The election of St. Pius X was a surprise to the world. He was not from the Roman Curia, he had no diplomatic experience, he was of humble origin, the son of a postman, and virtually unknown outside of Italy. He didn’t even speak French (imagine!). He was the first to ascend the throne of Peter having passed through every clerical rank from curate to pope. It was only after the official reception of the Diplomatic Corps, where the ambassadors of the nations of the world, were officially presented to the new pope that the wisdom of the conclave became apparent.
Pope St. Pius X ascended the Papal throne at a critical stage in Church history. The Church had lost the last of its Papal States in 1870 to the Italian Revolutionaries; the major secular powers of the world were controlled by the enemies of the Church; the morals of the age were in deplorable decline; and the Church herself was being corrupted from within by pernicious errors.
While Leo XIII had done much the to increase the prestige of the Church in the eyes of the world, and while he had made some reforms and encouraged a rekindling of the intellectual and spiritual life among Catholics, the situation was still near desperate.
The biggest battle of all was one of ideas. While the Church possesses the integral truth, there have been times during the Church’s history where her children have veered away from the perennial doctrine of the Church. The error of his time and of our time is the most pernicious of all errors. It was not like Arianism, Pelagianism, or any of the heresies that denied some aspect of the Church’s doctrine in the preceding centuries. This heresy was a synthesis of all heresies, it challenged not one doctrine but everything together. The heresy was called Modernism.
Modernism destroys the order of man to God. God made man with an intellect, with a will and with passions. When man is ordered to God his passions are submitted to his will, his will is submitted to his intellect and his intellect is submitted to God. Modernism destroys this order, it consists of two elements:
The first element is to separate the intellect of man from God. This error is called Agnosticism and claims that whatever is unknowable by the direct experience of man cannot be the object of science. Revelation is discredited as is natural theology. In effect, it holds that it is folly to search for God using our intellects because God cannot be seen, touched or heard.
The second element is to submit the intellect and the will to the passions by holding that the supernatural virtue of faith, instead of being an infused virtue that moves the intellect to adhere to divinely revealed truth, is really a religious sentiment, a feeling, a movement of the passions resulting from the subconscious innate need of man for God. It is called Vital Immanence and not only does it deny the origins of faith, it denies the distinction between natural and supernatural because it claims that faith is natural to man.
In 1907, he caused the publication of the Decree Lamentabili (called also the Syllabus of Pius X), in which sixty-five propositions are condemned. The greater number of these propositions concern the Holy Scriptures, their inspiration, and the doctrine of Jesus and of the Apostles, while others relate to dogma, the sacraments, and the primacy of the Bishop of Rome.
Soon after that, on 8th September 1907, there appeared the famous EncyclicalPascendi, which expounds and condemns the system of Modernism. It points out the danger of Modernism in relation to philosophy, apologetics, exegesis, history, liturgy, and discipline, and shows the contradiction between that innovation and the ancient faith; and, finally, it establishes rules by which to combat efficiently the pernicious doctrines in question.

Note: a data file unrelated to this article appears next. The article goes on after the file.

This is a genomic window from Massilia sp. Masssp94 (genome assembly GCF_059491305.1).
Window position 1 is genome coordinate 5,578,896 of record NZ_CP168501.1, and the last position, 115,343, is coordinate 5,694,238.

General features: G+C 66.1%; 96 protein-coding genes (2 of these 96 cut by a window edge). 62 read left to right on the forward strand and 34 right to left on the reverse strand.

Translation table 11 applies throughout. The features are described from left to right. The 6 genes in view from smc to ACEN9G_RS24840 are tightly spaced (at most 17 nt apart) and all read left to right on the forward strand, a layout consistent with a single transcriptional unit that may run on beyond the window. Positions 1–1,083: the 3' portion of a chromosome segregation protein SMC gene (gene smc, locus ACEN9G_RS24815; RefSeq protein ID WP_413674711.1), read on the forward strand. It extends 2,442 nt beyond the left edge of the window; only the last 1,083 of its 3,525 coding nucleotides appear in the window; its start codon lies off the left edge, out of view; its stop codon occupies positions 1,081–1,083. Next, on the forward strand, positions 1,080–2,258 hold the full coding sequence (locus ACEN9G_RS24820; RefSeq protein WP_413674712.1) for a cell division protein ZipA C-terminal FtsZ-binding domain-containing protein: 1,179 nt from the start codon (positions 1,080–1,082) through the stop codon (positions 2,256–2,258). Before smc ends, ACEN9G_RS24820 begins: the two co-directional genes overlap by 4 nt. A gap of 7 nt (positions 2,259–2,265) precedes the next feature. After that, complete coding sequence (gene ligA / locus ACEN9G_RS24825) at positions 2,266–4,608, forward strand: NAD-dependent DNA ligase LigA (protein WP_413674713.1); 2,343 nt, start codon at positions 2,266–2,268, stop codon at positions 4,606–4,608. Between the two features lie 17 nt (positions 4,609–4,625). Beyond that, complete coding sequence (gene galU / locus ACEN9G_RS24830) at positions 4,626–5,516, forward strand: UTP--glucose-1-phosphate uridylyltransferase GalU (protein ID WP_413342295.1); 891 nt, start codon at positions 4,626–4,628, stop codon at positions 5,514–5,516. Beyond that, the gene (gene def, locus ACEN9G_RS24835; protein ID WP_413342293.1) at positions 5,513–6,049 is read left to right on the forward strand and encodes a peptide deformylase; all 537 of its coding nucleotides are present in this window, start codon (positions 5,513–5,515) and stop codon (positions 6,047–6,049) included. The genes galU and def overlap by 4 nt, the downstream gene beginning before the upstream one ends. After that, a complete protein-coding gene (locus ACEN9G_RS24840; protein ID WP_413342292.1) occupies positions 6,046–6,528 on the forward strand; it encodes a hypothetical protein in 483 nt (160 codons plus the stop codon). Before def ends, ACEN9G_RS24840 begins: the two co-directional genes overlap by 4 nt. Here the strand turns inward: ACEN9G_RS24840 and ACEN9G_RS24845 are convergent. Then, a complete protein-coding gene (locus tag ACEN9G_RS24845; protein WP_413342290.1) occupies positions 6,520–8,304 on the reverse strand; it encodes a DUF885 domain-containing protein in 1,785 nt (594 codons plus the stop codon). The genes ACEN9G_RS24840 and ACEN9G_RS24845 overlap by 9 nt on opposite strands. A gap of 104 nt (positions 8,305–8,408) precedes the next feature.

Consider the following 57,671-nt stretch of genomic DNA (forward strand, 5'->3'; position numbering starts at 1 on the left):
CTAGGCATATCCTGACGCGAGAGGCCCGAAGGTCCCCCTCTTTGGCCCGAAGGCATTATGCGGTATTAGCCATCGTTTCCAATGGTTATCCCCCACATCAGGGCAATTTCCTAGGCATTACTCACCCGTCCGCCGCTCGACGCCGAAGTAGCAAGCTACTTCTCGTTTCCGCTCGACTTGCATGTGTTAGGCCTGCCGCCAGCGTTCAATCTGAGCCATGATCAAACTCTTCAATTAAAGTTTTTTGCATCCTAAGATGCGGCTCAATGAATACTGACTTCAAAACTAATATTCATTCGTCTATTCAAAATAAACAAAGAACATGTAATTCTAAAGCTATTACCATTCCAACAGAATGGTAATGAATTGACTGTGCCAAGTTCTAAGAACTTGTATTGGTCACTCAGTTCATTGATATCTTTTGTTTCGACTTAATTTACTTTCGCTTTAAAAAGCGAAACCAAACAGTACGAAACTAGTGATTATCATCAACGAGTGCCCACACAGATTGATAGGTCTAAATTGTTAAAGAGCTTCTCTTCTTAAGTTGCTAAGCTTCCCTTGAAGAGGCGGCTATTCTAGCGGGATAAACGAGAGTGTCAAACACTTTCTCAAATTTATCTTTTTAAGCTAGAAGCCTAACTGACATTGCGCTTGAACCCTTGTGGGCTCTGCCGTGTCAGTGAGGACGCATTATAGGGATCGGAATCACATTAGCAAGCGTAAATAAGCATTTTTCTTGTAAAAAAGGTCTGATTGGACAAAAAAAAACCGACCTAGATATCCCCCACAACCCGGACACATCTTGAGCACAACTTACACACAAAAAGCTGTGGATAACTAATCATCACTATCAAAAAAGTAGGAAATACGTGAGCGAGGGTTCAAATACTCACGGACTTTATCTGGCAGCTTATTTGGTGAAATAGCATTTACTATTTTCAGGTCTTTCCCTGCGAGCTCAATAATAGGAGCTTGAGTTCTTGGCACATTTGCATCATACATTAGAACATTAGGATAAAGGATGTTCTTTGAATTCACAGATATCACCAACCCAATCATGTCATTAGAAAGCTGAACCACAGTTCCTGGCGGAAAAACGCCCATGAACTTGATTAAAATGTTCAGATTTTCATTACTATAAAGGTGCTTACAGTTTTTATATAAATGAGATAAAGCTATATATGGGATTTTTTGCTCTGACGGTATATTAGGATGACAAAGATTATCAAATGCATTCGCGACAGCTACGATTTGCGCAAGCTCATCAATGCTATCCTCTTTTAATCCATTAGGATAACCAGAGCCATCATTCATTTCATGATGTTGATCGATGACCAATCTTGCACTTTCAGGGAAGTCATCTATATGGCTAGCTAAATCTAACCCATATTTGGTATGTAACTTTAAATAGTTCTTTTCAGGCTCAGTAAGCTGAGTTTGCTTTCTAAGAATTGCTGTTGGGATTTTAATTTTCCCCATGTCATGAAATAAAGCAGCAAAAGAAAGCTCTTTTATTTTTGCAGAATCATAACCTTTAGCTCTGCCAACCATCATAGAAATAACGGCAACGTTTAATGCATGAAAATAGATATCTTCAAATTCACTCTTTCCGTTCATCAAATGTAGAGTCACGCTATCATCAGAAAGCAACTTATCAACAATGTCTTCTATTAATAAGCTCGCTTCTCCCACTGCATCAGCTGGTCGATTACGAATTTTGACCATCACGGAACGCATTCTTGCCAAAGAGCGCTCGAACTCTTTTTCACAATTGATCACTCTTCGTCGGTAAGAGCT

Among other measures (the Motu Proprio Sacrorum Antistitum on the regulation of teaching in ecclesiastical institutions, and the prescription of the anti-modernist oath [abandoned at the time of Vatican II - when it was most needed!]) Pope Pius X established a committee to censor books and to root out Modernism in the dioceses and especially in the seminaries.
It was a liberal age and the errors of modernism found ready adherents in the young seminarians. New and exciting ideas, the promise of freedom from the sound discipline of the past were causing many to adhere to Modernist ideas. Pius X was ruthless in weeding out these pernicious elements. The danger to the faith was so great that he encouraged those with responsibility to expel without scruple anyone who showed signs of sympathy towards Modernist ideas.
In the Encyclical Acerbo nimis (15th April 1905) he treated of the necessity of catechismal instruction, not only for children, but also for adults, giving detailed rules, especially in relation to suitable schools for the religious instruction of students of the public schools, and even of the universities. He caused a new catechism to be published for the Diocese of Rome and subsequently the Catechism of Saint Pius X.
The catechism is the most efficient means of teaching the fundamental truths of the faith. While is might appear dry and uninteresting, if it is memorised it provides the Catholic with a starting point in meditation, discussion and defence of every aspect of the faith.
Another invaluable contribution Pope Pius X effected was the codification of Canon Law. Canon Law is the law of the Church. Just as every society needs laws to govern itself, the Church which is the perfect society, also needs laws. Until that time the system of Canon Law had evolved haphazardly on a regional basis. Every country, every diocese and every religious community had its own laws which overlapped; there was no unity within the Church. Pius X, therefore, on 19th March 1904, created a special congregation of cardinals, of which Mgr Gasparri, later a cardinal, became the secretary. The most eminent authorities on canon law, throughout the world, collaborated in the formation of the new code. He died before the completion of the project which terminated in the 1917 Code of Canon Law published under Pope Benedict XV.
The inscription on his tomb, in St. Peter's reads: "Born poor and humble of heart, Undaunted champion of the Catholic faith, Zealous to restore all things in Christ, Crowned a holy life with a holy death."